This report originally publishes at marines.mil.
IWAKUNI CITY, YAMAGUCHI, JAPAN —
“The President’s Own” United States Marine Band traveled to Japan and delivered a once in a lifetime performance for Japanese locals and Marine Corps Air Station Iwakuni residents at the Yamaguchi Prefectural Culture Hall Sinfonia Iwakuni, May 19, 2019.
The lights dimmed for the sold-out show as the red-clad Marine-musicians orchestrated melodies that danced into the eardrums of roughly 1,200 locals and air station residents during their performance in Iwakuni City, Yamaguchi Prefecture.
The centuries-old musical group rarely travels outside of the United States and has never before visited Japan. The last time the band performed internationally was 2001 in Switzerland, making this trip truly historic and unique.
Tomoe Fukuda, the wife of Yoshihiko Fukuda, the Iwakuni City mayor, said she heard that this was the first time that “The President’s Own” had come to Japan, and the concert was both dynamic and heartwarming. She also mentioned that she thought the performers and the audience became one as they were connected through the music.
“The fact that the Marine Band has come to Japan for the first time in our 220-year history means that the audiences which we have encountered are seeing the Marine Band for the very first time,” said U.S. Marine Corps Col. Jason Fettig, the 28th director of “The President’s Own” United States Marine Band. “We have definitely felt, as we have performed for these audiences in these four cities which we have visited, that these concerts are truly special.”
The band traveled throughout Japan for eight days, starting in Yokohama, where they performed with a Japanese military musical group which they had performed with in the past.
“Our first concert in Yokohama was a collaboration with the Japan Ground Self-Defense Force Central Band, and we had about 120 musicians on stage,” said Master Gunnery Sgt. Chris Clark, the trombone section leader with “The President’s Own.” “It was a really wonderful way to connect with our Japanese colleagues. We had previously performed with them in Washington D.C. on one of their visits, so it was great to come here and get to see them in their home country and perform with them.”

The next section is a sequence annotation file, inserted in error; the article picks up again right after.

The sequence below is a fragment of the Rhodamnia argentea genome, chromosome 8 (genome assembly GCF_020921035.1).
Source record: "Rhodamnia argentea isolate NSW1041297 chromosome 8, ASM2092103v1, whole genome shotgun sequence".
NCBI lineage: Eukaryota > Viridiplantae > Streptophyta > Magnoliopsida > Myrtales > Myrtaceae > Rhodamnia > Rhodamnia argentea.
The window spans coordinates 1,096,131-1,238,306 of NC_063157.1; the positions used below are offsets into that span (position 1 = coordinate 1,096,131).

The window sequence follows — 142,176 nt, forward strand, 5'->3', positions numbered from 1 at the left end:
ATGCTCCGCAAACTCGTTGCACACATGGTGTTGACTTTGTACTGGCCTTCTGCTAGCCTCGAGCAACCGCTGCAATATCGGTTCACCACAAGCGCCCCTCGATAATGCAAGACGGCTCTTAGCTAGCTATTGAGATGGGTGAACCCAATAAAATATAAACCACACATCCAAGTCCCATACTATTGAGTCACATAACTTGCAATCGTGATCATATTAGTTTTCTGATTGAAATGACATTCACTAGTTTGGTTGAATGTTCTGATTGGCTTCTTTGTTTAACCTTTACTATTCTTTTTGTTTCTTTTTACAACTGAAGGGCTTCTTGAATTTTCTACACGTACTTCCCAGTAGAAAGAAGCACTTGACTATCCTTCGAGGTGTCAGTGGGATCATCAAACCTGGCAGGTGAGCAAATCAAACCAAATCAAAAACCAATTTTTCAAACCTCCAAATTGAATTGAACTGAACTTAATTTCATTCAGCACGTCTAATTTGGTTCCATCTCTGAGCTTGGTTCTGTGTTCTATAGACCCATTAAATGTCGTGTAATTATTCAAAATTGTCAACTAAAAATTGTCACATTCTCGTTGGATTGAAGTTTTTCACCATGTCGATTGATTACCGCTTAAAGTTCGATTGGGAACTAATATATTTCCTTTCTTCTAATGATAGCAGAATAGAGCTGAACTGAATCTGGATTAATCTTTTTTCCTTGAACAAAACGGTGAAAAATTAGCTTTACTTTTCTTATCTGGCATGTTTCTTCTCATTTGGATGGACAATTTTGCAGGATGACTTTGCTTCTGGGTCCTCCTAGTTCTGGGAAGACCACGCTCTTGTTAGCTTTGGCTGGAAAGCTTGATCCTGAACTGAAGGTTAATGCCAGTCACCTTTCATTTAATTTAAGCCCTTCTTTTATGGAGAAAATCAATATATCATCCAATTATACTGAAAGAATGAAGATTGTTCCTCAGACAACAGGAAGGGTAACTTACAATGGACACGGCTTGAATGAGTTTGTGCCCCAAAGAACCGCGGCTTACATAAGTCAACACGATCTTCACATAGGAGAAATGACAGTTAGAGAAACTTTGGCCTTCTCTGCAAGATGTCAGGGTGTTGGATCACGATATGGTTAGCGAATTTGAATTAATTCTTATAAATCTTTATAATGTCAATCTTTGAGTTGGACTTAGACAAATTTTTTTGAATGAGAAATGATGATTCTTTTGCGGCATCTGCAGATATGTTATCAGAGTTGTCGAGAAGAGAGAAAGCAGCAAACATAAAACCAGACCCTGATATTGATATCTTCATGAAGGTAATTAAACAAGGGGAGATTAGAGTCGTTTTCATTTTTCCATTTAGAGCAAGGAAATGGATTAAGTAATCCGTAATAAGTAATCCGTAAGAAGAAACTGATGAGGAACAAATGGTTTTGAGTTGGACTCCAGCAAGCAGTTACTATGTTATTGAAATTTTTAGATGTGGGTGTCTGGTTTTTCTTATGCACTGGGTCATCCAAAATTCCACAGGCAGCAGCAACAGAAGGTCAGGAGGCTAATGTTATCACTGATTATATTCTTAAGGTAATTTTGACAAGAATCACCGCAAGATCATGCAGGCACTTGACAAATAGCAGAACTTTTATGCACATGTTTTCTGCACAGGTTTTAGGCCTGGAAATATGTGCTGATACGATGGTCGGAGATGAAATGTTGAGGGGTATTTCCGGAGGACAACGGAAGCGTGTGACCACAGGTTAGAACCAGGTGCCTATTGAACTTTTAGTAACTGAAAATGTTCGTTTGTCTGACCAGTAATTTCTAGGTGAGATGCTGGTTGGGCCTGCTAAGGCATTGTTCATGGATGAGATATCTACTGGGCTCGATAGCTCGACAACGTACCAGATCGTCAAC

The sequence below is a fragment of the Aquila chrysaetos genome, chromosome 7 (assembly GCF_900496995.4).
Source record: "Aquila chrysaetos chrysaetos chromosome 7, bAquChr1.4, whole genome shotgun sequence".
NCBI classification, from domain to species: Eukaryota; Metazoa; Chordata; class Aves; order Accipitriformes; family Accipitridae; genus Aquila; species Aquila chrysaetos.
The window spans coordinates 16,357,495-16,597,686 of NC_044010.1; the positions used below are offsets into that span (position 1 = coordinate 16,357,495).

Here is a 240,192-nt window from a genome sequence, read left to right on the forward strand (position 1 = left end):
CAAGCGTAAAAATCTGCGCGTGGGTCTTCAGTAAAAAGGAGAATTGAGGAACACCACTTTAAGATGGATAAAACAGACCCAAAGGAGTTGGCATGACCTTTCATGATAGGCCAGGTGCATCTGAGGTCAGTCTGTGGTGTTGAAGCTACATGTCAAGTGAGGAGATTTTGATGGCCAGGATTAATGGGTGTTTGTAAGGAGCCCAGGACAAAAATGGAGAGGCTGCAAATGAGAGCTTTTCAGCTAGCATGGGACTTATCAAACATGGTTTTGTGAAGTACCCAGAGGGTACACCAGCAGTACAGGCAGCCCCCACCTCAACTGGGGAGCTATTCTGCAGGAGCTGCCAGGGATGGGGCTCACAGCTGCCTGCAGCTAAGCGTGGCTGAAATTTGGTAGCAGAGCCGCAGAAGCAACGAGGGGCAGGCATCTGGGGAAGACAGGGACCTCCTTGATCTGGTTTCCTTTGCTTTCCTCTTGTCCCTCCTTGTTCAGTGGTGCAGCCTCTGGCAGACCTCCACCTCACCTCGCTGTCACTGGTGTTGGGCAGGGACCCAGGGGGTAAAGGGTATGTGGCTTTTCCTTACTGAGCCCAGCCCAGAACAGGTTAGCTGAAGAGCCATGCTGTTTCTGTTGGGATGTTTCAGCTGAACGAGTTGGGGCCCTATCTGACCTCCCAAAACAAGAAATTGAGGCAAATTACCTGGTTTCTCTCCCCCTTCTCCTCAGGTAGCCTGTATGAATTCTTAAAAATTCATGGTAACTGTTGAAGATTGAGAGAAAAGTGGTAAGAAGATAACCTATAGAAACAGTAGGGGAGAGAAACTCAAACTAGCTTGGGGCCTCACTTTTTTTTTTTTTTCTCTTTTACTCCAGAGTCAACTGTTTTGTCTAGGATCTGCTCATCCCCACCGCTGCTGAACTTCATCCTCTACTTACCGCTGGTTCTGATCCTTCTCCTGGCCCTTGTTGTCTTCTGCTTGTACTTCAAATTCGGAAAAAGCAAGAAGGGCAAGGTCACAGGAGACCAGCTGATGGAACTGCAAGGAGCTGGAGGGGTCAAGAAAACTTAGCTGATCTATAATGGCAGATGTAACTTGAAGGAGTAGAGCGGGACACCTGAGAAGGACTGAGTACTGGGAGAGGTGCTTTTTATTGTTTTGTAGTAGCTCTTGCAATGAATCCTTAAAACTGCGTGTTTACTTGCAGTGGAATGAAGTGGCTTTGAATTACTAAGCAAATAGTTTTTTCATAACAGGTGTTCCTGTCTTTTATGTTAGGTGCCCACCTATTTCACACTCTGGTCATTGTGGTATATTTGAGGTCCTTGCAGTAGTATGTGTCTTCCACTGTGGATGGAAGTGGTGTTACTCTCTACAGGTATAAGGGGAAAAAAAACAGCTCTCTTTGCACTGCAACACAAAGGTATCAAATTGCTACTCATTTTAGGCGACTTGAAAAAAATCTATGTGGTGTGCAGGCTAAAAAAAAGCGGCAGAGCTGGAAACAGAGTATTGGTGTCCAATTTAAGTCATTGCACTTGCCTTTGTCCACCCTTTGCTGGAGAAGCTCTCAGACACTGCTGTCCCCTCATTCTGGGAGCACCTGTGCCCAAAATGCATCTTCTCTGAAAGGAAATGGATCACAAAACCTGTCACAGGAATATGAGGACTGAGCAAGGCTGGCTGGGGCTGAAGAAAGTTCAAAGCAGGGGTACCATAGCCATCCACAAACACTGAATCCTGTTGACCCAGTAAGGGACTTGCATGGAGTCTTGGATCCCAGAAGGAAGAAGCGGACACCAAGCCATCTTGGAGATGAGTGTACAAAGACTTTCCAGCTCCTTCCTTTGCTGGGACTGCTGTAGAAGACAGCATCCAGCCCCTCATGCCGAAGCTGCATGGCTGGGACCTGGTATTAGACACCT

The group then moved to Kanazawa and then on to Hamamatsu where they played for the Japan Band Clinic, a well-known group of directors and teachers in Japan. For the final stop of the tour a concert was held in Iwakuni City, where the Sinfonia Iwakuni concert hall performance was sold-out.
Hideki Wakabayashi, director of Sinfonia Iwakuni, said that the songs entered the ears and went straight to the hearts of the people listening, and he got the impression that the Marine Band loved Japan. He also mentioned that if the audiences love the songs and the band loves Japan that it creates a loop, the two groups of people become united and share the same feelings.
Iwakuni City is located in western Japan and hosts MCAS Iwakuni. MCAS Iwakuni hosts a variety of tenant commands, including Marine Aircraft Group 12, the U.S. Navy’s Carrier Air Wing 5 and the Japan Maritime Self-Defense Force Fleet Air Wing 31.
“The great alliance that the United States and Japan share is important to our collective success,” said Col. Richard Fuerst, the commanding officer of MCAS Iwakuni. “We work very hard here in Iwakuni to support the alliance and to maintain the readiness of the U.S. Marines, the U.S. Navy and the JMSDF stationed here, while at the same time being the best neighbors we can be. Events like this help us to maintain the already-great relationship that we enjoy through mutual respect and shared interests, and they are also a lot of fun. I want to thank Col. Fettig and Mr. Wakabayashi and all the others who have given us the opportunity to participate in today’s concert.”
While stateside, the main duties of the band include playing for the President of the United States, Commandant of the Marine Corps, as well as regular ceremonial performances in the Washington D.C. area. The band is known for playing time-honored military classics such as Semper Fidelis, Stars and Stripes Forever, Anchors Aweigh and other musical pieces, many of which are the works of John Philip Sousa.
“One of the special things about the Marine Band and our history is that John Philip Sousa, the famous American bandmaster and composer, was the 17th director of the Marine Band,” said Fettig. “He served as director from 1880 to 1892 and it was during those years when he started to become well known as a composer of marches. Interestingly, here in Japan, John Philip Sousa is incredibly popular. There is in fact a Japanese Sousa Society and there is tremendous enthusiasm for Sousa’s Marches. (His music) has transcended America and gone all over the world. We’ve included several Sousa Marches on our tour and the reception to Sousa here has been nothing short of astounding.”
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